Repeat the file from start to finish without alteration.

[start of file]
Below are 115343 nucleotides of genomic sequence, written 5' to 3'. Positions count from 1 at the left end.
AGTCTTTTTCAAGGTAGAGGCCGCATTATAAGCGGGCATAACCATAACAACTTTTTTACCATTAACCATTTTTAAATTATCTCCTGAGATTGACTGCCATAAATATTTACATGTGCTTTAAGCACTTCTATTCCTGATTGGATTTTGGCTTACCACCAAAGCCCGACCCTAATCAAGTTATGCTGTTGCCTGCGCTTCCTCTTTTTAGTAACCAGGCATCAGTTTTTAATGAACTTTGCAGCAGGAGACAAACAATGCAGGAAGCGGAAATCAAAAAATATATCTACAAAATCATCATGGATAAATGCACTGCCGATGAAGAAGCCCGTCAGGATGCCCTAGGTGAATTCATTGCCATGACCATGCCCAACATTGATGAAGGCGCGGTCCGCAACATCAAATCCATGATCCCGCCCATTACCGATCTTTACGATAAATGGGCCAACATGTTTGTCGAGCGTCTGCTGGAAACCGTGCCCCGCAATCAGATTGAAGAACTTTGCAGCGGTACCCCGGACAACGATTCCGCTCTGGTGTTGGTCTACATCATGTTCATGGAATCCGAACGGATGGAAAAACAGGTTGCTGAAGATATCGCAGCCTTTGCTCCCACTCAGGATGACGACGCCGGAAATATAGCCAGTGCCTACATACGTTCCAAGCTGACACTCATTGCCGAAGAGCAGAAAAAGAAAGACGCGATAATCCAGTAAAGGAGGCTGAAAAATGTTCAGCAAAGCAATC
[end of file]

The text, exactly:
Below are 115343 nucleotides of genomic sequence, written 5' to 3'. Positions count from 1 at the left end.
AGTCTTTTTCAAGGTAGAGGCCGCATTATAAGCGGGCATAACCATAACAACTTTTTTACCATTAACCATTTTTAAATTATCTCCTGAGATTGACTGCCATAAATATTTACATGTGCTTTAAGCACTTCTATTCCTGATTGGATTTTGGCTTACCACCAAAGCCCGACCCTAATCAAGTTATGCTGTTGCCTGCGCTTCCTCTTTTTAGTAACCAGGCATCAGTTTTTAATGAACTTTGCAGCAGGAGACAAACAATGCAGGAAGCGGAAATCAAAAAATATATCTACAAAATCATCATGGATAAATGCACTGCCGATGAAGAAGCCCGTCAGGATGCCCTAGGTGAATTCATTGCCATGACCATGCCCAACATTGATGAAGGCGCGGTCCGCAACATCAAATCCATGATCCCGCCCATTACCGATCTTTACGATAAATGGGCCAACATGTTTGTCGAGCGTCTGCTGGAAACCGTGCCCCGCAATCAGATTGAAGAACTTTGCAGCGGTACCCCGGACAACGATTCCGCTCTGGTGTTGGTCTACATCATGTTCATGGAATCCGAACGGATGGAAAAACAGGTTGCTGAAGATATCGCAGCCTTTGCTCCCACTCAGGATGACGACGCCGGAAATATAGCCAGTGCCTACATACGTTCCAAGCTGACACTCATTGCCGAAGAGCAGAAAAAGAAAGACGCGATAATCCAGTAAAGGAGGCTGAAAAATGTTCAGCAAAGCAATC